[openstack-dev] [Nova] The unbearable lightness of specs
krotscheck at gmail.com
Wed Jun 24 16:46:57 UTC 2015
TL/DR: I think the original poster is simply frustrated with how long it
takes to go from spec to landed feature. How about we stop talking about
whether specs are good or not (I think everyone agrees that they are
beneficial), and try to actually make the process better?
And by make it better, I don't mean talk about it, I mean actually
implementing and enforcing policy.
On Wed, Jun 24, 2015 at 6:30 AM Matt Riedemann <mriedem at linux.vnet.ibm.com>
> There is the openstack-specs repo for cross-project specs:
> That'd be a good place for things like your os-vif library spec which
> requires input from both nova and neutron teams, although I think it's
> currently OK to have it in nova-specs since a lot of the forklift is
> going to come from there and we can add neutron reviewers as needed.
Let's walk through a hypothetical (because I just went through this)
example of a cross-project spec, assuming a 6 month release cycle (26
weeks), assuming one person driving a spec.
- 1 week for vacation
- 1 week for holidays.
- 4 weeks for feature freeze.
- 4 weeks of pre-summit roadmap planning.
- 1 week of summit.
Remaining: 15 weeks.
Second: Writing, discussing, and landing the spec.
Taking a quick look at the most recent cross-project specs that have
merged, they seem to take between one and two months from proposal to
landing. This process involves hunting down cores from all impacted
projects, the TC, the x-project team, getting your spec onto the agenda for
discussion, making sure your spec gets proper exposure and time on the
mailing list, and more. So, let's conservatively assume it'll take 6 weeks
to land a cross-project spec, on average. Note that none of requires 40
hours a week, but it is disruptive time because you never know when someone
will be online and accessible.
Remaining: 9 weeks.
Third: Role conflicts and internal overhead.
Now let's assume that you're either a core, or a PTL, or a lead/contributor
on an internal project. Assuming that you're even permitted to work on the
spec, it's unlikely that you'll be able to dedicate your entire time to
just this particular piece. So let's conservatively estimate that between
standups, doing other reviews, discussing other code, internal work, and
shifting context, you're about 50% efficient.
Remaining time: 4.5 weeks
Writing the code:
Yay, we're coding! Let's assume that the initial code, plus tests and
dependencies, takes .5 weeks per project. In our above example, there's 2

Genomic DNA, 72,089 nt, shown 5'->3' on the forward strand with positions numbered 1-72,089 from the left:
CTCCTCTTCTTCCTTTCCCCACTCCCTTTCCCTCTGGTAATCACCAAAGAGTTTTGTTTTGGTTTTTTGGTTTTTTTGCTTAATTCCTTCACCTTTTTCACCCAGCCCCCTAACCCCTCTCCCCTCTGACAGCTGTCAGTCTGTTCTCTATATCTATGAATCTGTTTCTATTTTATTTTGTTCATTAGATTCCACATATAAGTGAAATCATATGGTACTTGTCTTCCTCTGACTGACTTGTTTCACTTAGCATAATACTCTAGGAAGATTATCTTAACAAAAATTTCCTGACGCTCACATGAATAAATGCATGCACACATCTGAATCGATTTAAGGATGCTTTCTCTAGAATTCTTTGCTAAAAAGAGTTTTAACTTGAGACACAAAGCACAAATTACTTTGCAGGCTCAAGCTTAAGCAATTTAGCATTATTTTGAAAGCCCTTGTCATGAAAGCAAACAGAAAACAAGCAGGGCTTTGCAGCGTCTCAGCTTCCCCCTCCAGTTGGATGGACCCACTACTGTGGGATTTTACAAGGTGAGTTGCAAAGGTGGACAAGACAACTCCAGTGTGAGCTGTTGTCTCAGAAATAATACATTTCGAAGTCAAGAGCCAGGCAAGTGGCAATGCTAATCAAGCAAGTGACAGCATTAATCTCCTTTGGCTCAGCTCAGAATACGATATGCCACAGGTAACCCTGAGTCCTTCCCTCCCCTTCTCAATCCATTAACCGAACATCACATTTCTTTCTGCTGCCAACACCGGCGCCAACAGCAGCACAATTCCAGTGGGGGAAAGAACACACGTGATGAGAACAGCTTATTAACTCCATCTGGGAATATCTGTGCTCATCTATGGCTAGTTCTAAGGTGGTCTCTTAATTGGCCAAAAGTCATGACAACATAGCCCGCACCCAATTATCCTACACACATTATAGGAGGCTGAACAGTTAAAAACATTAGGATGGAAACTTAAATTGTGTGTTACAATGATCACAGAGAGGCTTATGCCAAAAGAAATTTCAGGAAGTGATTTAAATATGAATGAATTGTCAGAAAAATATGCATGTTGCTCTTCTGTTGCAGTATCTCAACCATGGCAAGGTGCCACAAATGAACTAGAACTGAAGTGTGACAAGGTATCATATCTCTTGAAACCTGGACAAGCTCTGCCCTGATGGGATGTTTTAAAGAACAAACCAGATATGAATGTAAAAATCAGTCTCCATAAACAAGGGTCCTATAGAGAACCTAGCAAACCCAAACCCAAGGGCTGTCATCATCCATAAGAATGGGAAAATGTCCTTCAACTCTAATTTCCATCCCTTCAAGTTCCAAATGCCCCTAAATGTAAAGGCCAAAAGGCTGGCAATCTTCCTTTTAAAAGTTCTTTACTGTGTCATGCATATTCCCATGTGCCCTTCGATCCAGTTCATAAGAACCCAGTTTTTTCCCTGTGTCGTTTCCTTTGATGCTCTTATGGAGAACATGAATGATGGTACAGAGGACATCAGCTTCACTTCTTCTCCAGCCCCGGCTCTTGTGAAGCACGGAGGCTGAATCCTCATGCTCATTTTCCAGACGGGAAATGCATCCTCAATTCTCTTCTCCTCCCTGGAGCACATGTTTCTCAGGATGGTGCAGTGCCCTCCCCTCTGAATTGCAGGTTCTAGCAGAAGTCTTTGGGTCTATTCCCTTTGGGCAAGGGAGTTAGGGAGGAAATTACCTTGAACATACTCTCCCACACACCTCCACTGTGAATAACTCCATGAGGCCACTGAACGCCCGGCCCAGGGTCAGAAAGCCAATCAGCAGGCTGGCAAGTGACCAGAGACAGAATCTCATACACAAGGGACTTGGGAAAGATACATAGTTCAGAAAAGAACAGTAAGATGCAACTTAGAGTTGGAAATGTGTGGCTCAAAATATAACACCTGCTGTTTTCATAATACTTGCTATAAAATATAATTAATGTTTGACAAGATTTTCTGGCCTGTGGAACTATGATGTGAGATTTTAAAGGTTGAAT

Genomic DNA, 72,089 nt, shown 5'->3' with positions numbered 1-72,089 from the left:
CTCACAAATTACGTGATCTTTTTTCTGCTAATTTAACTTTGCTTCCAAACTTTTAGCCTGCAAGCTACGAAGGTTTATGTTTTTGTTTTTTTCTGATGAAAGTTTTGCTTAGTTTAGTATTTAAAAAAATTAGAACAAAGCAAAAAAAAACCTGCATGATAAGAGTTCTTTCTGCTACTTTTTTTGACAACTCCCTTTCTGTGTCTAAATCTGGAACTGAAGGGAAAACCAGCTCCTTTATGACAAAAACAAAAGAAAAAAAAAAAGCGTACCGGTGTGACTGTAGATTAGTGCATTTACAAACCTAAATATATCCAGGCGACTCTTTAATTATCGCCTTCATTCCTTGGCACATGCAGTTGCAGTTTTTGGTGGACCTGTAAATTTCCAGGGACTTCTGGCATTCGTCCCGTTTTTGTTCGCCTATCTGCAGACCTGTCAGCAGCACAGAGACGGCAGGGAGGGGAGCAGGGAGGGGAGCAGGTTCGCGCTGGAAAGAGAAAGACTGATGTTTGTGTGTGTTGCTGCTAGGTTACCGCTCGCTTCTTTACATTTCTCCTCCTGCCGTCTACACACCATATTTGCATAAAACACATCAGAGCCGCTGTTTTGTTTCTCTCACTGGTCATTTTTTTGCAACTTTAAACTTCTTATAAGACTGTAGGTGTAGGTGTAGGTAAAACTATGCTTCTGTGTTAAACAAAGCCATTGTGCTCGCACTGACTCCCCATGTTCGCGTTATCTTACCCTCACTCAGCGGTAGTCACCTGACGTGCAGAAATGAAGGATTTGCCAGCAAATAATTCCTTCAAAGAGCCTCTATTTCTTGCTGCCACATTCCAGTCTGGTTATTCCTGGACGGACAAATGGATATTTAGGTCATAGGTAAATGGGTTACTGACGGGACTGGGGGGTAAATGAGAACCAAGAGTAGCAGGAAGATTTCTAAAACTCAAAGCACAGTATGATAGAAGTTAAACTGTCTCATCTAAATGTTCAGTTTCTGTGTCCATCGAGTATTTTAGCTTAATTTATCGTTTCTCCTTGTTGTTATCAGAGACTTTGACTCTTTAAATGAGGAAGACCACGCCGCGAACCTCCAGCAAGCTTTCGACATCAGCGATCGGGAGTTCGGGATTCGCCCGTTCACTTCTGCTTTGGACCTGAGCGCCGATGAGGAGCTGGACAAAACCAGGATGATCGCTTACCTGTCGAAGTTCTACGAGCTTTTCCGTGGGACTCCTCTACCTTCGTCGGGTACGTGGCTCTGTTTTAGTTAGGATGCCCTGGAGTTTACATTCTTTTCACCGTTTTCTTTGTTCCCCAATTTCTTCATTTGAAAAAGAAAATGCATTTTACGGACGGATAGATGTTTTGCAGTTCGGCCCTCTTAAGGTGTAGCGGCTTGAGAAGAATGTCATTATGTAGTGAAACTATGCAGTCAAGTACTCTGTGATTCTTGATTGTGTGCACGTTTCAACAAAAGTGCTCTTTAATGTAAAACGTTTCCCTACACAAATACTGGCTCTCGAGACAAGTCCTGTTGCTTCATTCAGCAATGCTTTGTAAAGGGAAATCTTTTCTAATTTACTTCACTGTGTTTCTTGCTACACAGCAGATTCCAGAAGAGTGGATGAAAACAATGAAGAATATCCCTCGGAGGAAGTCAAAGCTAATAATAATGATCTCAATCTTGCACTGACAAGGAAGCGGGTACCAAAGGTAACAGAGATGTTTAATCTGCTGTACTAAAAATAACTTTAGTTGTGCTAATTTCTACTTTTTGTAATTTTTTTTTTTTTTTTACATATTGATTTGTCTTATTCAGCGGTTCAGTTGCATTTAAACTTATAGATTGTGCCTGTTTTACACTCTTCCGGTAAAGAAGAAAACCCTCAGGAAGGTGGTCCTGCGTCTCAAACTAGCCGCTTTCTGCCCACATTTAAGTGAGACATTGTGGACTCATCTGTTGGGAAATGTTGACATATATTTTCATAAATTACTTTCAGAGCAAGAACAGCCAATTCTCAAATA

projects involved, so that takes 1 week total.
Remaining time: 3.5 weeks.
The last step: Getting the cores to agree with your approach.
Inevitably, the approach you took can't please everyone, because technical
goals != technical implementation. Usually there's some feature you didn't
know about, or something that needs to land first, or a docimpact you
forgot about... Long story short, you lose about 2 weeks fixing your
patch.... per project... because there's always something.
Remaining time: -0.5 weeks.
Sorry! But the PTL just -2'd your patch because you couldn't get it in on
time. Why? Because the continuous insistence of 'discuss everything' in
OpenStack, while ethically sound, is TERRIBLE if there's no forcing
function to bring people to the table and force a decision in a timely
So, to summarize: Specs are great, because we can get an idea of the why,
the impact, etc. I don't think anyone denies the benefit of discussing
technical goals before implementation.
The problem is how long it takes.
Solutions? Frankly, I'm annoying and persistent on IRC in order to force
the PTL's to pay attention to me. It sometimes works. Many times (I'm
looking at you, PTL's and TC's) I'm ignored. However across openstack?
Personally, I believe that there's a conflict of interest between the TC
and PTL's, and the two roles should be exclusive. I believe that both TC
members and PTL's should step down if they can't dedicate 100% of their
time to their upstream role. I believe that cores, ptl's, and tc members,
have an obligation to review every patch that comes in, every morning, no
matter whether there's already a -1 on it.
But then, I'm none of these things. Turns out I like prefer pushing the
codebase forward, as frustrating as it is these days.
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